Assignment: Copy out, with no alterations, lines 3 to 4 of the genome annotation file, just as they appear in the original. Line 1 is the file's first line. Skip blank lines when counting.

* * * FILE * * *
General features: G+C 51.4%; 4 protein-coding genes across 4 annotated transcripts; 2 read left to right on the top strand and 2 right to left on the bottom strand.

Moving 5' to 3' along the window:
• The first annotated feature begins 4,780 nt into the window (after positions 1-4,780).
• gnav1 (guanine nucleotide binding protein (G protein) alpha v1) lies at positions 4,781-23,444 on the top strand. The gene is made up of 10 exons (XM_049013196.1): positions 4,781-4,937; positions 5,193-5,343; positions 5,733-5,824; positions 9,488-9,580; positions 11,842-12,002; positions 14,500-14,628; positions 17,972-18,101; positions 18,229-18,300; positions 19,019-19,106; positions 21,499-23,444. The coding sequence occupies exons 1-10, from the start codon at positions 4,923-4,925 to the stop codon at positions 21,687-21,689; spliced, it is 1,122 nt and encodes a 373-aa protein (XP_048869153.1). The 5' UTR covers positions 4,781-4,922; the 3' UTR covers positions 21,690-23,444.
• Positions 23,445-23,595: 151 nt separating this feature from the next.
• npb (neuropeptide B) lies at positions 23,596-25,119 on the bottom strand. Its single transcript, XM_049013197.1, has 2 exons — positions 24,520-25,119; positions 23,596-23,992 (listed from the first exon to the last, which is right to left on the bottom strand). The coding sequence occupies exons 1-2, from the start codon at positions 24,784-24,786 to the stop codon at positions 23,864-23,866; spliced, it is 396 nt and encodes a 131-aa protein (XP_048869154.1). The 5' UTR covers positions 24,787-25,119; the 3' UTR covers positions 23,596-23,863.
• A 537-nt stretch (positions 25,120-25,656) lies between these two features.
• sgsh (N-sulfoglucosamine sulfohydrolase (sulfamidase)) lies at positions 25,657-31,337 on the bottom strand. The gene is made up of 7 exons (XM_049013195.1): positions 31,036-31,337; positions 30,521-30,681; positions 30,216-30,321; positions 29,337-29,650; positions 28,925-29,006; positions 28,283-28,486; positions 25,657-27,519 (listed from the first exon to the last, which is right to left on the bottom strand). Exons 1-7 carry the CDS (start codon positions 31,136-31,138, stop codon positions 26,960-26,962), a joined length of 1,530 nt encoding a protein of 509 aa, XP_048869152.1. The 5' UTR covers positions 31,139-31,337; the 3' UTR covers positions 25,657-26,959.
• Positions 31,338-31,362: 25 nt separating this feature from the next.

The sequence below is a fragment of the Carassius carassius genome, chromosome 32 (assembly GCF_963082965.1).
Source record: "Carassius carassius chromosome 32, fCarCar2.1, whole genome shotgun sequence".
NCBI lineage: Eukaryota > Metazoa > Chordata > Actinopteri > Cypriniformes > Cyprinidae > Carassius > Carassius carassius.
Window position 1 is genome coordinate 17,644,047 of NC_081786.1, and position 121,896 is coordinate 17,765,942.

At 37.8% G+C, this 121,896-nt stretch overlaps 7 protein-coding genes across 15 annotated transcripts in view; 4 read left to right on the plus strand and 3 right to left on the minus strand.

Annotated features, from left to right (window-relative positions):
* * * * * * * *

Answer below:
• The first annotated feature begins 4,780 nt into the window (after positions 1-4,780).
• gnav1 (guanine nucleotide binding protein (G protein) alpha v1) lies at positions 4,781-23,444 on the top strand. The gene is made up of 10 exons (XM_049013196.1): positions 4,781-4,937; positions 5,193-5,343; positions 5,733-5,824; positions 9,488-9,580; positions 11,842-12,002; positions 14,500-14,628; positions 17,972-18,101; positions 18,229-18,300; positions 19,019-19,106; positions 21,499-23,444. The coding sequence occupies exons 1-10, from the start codon at positions 4,923-4,925 to the stop codon at positions 21,687-21,689; spliced, it is 1,122 nt and encodes a 373-aa protein (XP_048869153.1). The 5' UTR covers positions 4,781-4,922; the 3' UTR covers positions 21,690-23,444.